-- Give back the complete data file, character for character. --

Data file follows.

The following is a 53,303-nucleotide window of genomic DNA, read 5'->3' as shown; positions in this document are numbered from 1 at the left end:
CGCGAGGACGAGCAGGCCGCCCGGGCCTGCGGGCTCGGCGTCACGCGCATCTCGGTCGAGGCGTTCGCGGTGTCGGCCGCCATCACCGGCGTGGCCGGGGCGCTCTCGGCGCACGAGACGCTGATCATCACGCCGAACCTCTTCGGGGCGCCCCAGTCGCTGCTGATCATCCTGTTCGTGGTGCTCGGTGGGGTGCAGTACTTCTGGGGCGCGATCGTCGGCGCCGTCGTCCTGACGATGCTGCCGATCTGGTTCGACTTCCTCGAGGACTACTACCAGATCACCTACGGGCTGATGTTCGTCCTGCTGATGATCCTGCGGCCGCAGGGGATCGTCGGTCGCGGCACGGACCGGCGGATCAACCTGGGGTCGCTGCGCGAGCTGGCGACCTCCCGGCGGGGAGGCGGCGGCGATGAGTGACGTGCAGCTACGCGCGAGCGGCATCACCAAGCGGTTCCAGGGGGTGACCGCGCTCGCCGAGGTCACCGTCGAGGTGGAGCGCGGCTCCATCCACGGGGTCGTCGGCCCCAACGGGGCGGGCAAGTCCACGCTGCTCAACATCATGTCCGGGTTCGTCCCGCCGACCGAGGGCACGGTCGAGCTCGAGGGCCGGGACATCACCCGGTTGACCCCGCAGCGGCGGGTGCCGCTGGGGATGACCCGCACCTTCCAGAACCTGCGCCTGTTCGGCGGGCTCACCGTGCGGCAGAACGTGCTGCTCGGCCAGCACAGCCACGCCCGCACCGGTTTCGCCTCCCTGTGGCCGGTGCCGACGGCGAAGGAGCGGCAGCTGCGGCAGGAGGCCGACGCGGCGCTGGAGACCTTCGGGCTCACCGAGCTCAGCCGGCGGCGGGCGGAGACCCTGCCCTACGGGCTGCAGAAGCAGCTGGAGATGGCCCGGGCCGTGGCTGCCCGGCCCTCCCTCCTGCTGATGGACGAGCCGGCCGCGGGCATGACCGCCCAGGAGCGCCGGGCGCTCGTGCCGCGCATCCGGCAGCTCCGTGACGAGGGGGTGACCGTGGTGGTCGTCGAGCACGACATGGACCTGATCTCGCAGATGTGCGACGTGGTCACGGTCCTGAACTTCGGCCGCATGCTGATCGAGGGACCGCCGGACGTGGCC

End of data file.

The following is a 53,303-nucleotide window of genomic DNA, read 5'->3' as shown; positions in this document are numbered from 1 at the left end:
CGCGAGGACGAGCAGGCCGCCCGGGCCTGCGGGCTCGGCGTCACGCGCATCTCGGTCGAGGCGTTCGCGGTGTCGGCCGCCATCACCGGCGTGGCCGGGGCGCTCTCGGCGCACGAGACGCTGATCATCACGCCGAACCTCTTCGGGGCGCCCCAGTCGCTGCTGATCATCCTGTTCGTGGTGCTCGGTGGGGTGCAGTACTTCTGGGGCGCGATCGTCGGCGCCGTCGTCCTGACGATGCTGCCGATCTGGTTCGACTTCCTCGAGGACTACTACCAGATCACCTACGGGCTGATGTTCGTCCTGCTGATGATCCTGCGGCCGCAGGGGATCGTCGGTCGCGGCACGGACCGGCGGATCAACCTGGGGTCGCTGCGCGAGCTGGCGACCTCCCGGCGGGGAGGCGGCGGCGATGAGTGACGTGCAGCTACGCGCGAGCGGCATCACCAAGCGGTTCCAGGGGGTGACCGCGCTCGCCGAGGTCACCGTCGAGGTGGAGCGCGGCTCCATCCACGGGGTCGTCGGCCCCAACGGGGCGGGCAAGTCCACGCTGCTCAACATCATGTCCGGGTTCGTCCCGCCGACCGAGGGCACGGTCGAGCTCGAGGGCCGGGACATCACCCGGTTGACCCCGCAGCGGCGGGTGCCGCTGGGGATGACCCGCACCTTCCAGAACCTGCGCCTGTTCGGCGGGCTCACCGTGCGGCAGAACGTGCTGCTCGGCCAGCACAGCCACGCCCGCACCGGTTTCGCCTCCCTGTGGCCGGTGCCGACGGCGAAGGAGCGGCAGCTGCGGCAGGAGGCCGACGCGGCGCTGGAGACCTTCGGGCTCACCGAGCTCAGCCGGCGGCGGGCGGAGACCCTGCCCTACGGGCTGCAGAAGCAGCTGGAGATGGCCCGGGCCGTGGCTGCCCGGCCCTCCCTCCTGCTGATGGACGAGCCGGCCGCGGGCATGACCGCCCAGGAGCGCCGGGCGCTCGTGCCGCGCATCCGGCAGCTCCGTGACGAGGGGGTGACCGTGGTGGTCGTCGAGCACGACATGGACCTGATCTCGCAGATGTGCGACGTGGTCACGGTCCTGAACTTCGGCCGCATGCTGATCGAGGGACCGCCGGACGTGGCC